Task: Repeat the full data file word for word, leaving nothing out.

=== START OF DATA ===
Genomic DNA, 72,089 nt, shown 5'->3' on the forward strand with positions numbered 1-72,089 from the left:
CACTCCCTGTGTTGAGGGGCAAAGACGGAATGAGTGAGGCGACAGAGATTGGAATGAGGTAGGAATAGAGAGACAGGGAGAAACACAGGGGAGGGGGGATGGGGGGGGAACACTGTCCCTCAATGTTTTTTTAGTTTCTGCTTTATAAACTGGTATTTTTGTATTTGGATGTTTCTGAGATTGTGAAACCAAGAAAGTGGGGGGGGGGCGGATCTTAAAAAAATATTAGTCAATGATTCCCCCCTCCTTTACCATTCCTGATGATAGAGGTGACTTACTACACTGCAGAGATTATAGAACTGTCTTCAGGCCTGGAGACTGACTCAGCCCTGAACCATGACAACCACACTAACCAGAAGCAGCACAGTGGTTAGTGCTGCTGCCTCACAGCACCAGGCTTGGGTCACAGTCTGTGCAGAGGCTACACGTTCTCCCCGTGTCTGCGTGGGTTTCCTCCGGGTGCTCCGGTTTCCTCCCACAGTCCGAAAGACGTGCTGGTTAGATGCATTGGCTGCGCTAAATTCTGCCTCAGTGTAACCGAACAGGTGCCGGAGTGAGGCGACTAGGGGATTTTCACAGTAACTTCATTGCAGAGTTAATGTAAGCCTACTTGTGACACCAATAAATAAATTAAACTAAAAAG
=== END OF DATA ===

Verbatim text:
Genomic DNA, 72,089 nt, shown 5'->3' on the forward strand with positions numbered 1-72,089 from the left:
CACTCCCTGTGTTGAGGGGCAAAGACGGAATGAGTGAGGCGACAGAGATTGGAATGAGGTAGGAATAGAGAGACAGGGAGAAACACAGGGGAGGGGGGATGGGGGGGGAACACTGTCCCTCAATGTTTTTTTAGTTTCTGCTTTATAAACTGGTATTTTTGTATTTGGATGTTTCTGAGATTGTGAAACCAAGAAAGTGGGGGGGGGGCGGATCTTAAAAAAATATTAGTCAATGATTCCCCCCTCCTTTACCATTCCTGATGATAGAGGTGACTTACTACACTGCAGAGATTATAGAACTGTCTTCAGGCCTGGAGACTGACTCAGCCCTGAACCATGACAACCACACTAACCAGAAGCAGCACAGTGGTTAGTGCTGCTGCCTCACAGCACCAGGCTTGGGTCACAGTCTGTGCAGAGGCTACACGTTCTCCCCGTGTCTGCGTGGGTTTCCTCCGGGTGCTCCGGTTTCCTCCCACAGTCCGAAAGACGTGCTGGTTAGATGCATTGGCTGCGCTAAATTCTGCCTCAGTGTAACCGAACAGGTGCCGGAGTGAGGCGACTAGGGGATTTTCACAGTAACTTCATTGCAGAGTTAATGTAAGCCTACTTGTGACACCAATAAATAAATTAAACTAAAAAG